In a lot of ways, this is just another version of the same old, same old – take the most optimistic imaginable assumptions and push them all together in new ways without regard to any possible negative consequences or less optimistic outcomes, and lo and behold, all problems disappear. We can do the same thing with anything else (and, in fact, that’s pretty much how modern economics often works) – want to see a world security picture in which everything is rosy? All we need is the most cheerful predictions. Want to have 6% annual year over year economic growth? Easy to find experts to say it could happen – all you have to do is just pretend they are the only voices that matter.
Moreover, as Kurt Cobb has pointed out, the more shrill and passionate the insistence that peak oil is over as an issue, the more nervous everyone really is, as the data does not show a radical increase in production, no matter how badly one is desired. He writes:
It may be disheartening to see so much disinformation in the media spewed by people who ought to know better. But it is ever so delicious to contemplate the desperation hiding behind their fretful posturing and incantation. I can almost hear them say, “It can’t be so, it can’t be so…it simply mustn’t!” They seem to believe that if they say “Bakken, Brazil, offshore, tar sands, technology” enough times in a row, it will make $100-a-barrel oil go away. But that incantation will not make the data go away, and so we must keep pointing out that the trend remains flat despite all of those things.
I also don’t blame Monbiot for his credulousness on the math – he’s hardly the only one. On the other hand, it wouldn’t have been that hard to find the relevant data. Consider, for example, the work of Geologist Jeffrey Brown on this subject. Brown, for those not paying attention is the author of the Export Land Model and also the Vice-President of ASPO-USA. Brown in an email injects his usual incisive numerical analysis to this, and adds in the net export picture (remember, nations don’t stop using oil just because other people would like them to export it – witness the US):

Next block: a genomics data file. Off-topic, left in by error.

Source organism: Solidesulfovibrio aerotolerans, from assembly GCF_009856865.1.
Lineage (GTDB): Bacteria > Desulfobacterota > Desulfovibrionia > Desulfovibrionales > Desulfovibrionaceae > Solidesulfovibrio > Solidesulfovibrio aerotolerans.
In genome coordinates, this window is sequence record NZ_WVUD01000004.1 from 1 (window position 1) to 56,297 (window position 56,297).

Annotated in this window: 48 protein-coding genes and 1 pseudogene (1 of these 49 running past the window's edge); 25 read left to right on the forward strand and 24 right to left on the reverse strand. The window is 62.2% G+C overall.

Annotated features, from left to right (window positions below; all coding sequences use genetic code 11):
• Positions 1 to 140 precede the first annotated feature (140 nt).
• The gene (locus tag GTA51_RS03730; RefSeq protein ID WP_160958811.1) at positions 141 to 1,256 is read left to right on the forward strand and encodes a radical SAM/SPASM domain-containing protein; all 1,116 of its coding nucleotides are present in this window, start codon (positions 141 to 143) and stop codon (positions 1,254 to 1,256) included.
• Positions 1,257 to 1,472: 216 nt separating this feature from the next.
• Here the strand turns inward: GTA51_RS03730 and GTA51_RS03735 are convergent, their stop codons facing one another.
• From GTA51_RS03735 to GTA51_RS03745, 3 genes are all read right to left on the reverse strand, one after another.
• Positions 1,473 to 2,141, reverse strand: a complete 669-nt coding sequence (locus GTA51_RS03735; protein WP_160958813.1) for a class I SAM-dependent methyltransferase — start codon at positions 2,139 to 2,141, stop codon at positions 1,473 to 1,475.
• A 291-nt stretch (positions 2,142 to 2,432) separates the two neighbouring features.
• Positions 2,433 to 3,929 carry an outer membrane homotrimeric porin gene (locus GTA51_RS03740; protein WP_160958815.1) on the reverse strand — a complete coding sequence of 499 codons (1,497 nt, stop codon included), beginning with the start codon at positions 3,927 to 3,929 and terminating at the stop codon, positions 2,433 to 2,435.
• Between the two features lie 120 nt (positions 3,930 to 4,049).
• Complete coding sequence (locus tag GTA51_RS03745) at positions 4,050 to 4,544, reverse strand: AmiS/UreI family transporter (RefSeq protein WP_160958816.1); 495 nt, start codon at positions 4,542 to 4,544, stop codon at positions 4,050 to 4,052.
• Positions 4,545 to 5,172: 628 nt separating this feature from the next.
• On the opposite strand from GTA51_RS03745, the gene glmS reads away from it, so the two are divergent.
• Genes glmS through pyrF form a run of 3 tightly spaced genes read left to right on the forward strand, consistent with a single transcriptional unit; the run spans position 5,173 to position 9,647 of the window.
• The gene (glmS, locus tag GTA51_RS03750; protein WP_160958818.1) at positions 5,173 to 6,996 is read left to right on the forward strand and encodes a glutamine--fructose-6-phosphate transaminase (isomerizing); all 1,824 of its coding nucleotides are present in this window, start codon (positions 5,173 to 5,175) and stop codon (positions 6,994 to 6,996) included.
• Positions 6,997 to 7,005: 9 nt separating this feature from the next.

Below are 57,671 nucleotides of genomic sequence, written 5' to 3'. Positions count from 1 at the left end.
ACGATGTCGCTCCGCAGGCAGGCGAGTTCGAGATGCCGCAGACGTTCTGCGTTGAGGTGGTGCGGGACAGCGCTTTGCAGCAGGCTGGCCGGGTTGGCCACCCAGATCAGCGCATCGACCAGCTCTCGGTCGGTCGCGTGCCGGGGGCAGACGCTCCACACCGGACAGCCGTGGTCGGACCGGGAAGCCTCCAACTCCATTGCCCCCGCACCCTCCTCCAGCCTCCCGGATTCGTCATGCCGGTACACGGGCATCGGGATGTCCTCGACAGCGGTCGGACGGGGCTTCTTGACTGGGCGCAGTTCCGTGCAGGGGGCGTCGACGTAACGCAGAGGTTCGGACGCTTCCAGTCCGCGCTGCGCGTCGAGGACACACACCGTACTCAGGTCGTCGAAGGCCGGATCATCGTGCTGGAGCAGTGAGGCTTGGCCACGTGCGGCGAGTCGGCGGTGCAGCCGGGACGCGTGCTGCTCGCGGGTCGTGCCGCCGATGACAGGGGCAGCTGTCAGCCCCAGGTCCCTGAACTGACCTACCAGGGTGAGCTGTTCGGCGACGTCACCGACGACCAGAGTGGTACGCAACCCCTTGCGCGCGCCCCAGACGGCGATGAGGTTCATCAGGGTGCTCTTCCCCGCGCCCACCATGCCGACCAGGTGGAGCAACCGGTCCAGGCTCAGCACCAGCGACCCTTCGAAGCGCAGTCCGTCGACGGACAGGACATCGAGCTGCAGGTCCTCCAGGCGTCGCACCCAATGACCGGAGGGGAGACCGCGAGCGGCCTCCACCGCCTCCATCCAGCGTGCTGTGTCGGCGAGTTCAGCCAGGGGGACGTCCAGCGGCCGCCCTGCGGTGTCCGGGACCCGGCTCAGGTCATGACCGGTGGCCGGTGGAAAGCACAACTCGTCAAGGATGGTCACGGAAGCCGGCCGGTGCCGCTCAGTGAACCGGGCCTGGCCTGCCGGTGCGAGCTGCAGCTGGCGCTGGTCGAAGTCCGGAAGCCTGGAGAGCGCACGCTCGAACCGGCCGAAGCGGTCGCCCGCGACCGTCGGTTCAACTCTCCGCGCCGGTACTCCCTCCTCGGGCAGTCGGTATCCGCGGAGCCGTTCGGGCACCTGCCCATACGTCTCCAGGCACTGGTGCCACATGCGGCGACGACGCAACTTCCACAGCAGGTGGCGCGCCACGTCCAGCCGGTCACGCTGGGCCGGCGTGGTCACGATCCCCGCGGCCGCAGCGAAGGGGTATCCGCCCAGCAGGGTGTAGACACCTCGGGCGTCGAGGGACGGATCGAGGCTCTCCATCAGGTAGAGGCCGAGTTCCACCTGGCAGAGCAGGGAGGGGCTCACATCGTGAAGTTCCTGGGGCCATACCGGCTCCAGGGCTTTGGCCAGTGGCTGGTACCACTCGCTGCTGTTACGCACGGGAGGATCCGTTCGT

Regarding Monbiot’s comments about Saudi Arabia, Saudi annual production has not materially exceeded their 2005 production level, and their annual net exports have been below their 2005 level of 9.1 mbpd (BP, total petroleum liquids) for six straight years, with 2011 net exports at 8.3 mbpd.
I’ve renamed the exporting country production to consumption ratio the Export Capacity Index (ECI) and the Saudi ECI fell from 5.6 in 2005 to 3.9 in 2011. At this rate of decline, the Saudis would approach a 1.0 ratio, and thus zero net oil exports, around 2034.
Note that there are certainly case histories of a declining ECI that were “false negatives,” e.g., Saudi Arabia in the early Eighties and Russia in the early Nineties, but in the former case Saudi Arabia was cutting exports in response to declining oil prices and in the latter case the decline in the Russian ECI was clearly related to political unrest following the collapse of the Soviet Union.
The recent decline in the Saudi ECI, from 5.6 in 2005 to 3.9 in 2011, corresponded to a doubling in annual Brent crude oil prices.
Regarding Iraq, following are recent annual net export numbers for Iraq (BP, total petroleum liquids, some EIA numbers for consumption):
Iraq’s Net Oil Exports (Total Petroleum Liquids, mbpd):
2005: 1.29 

2006: 1.47 

2007: 1.57 

2008: 1.84

2009: 1.81 

2010: 1.74

2011: 1.98
After declining for two years, Iraqi net exports increased in 2011, to show an increase of 140,000 bpd over the 2008 net export level.
Regarding the global net export supply balance, I don’t think that China & India will actually be consuming 100% of Global Net Exports of oil (GNE*) in 2030, but on the other hand, it sure is one heck of a trend line, and it looks like China’s oil production may be peaking. US net oil imports increased at 11%/year from 1949 to 1970, when we peaked. US net oil imports then increased at 14%/year from 1970 to 1977 (doubling in about five years).
Note that at the 2005 to 2008 rate of decline in the GNE/CNI ratio, the Chindia region would be at a 1.0 ratio (consuming 100% of GNE) in 2033. At the 2005 to 2011 rate of decline in the GNE/CNI ratio, the Chindia region would be at a 1.0 ratio (consuming 100% of GNE) in 2030.
Watching the numbers tells a very different story than the cornucopians want to hear, but you do have to do your research to hear it in the swell of nonsense. What I do blame Monbiot for is this rather intellectually disingenuous passage, and his rather ridiculous claim that the Harvard report lays all doubt about fossil fuel reserves to rest (in fact, we’ve known for years (since the Hansen/Kharecha study) that there is adequate coal to fry the planet, and oil and natural gas reserves enough to help get us well past all the critical tipping points – the idea that this is news is completely ridiculous):

Among environmentalists it was never clear, even to ourselves, whether or not we wanted it to happen. It had the potential both to shock the world into economic transformation, averting future catastrophes, and to generate catastrophes of its own, including a shift into even more damaging technologies, such as biofuels and petrol made from coal. Even so, peak oil was a powerful lever. Governments, businesses and voters who seemed impervious to the moral case for cutting the use of fossil fuels might, we hoped, respond to the economic case.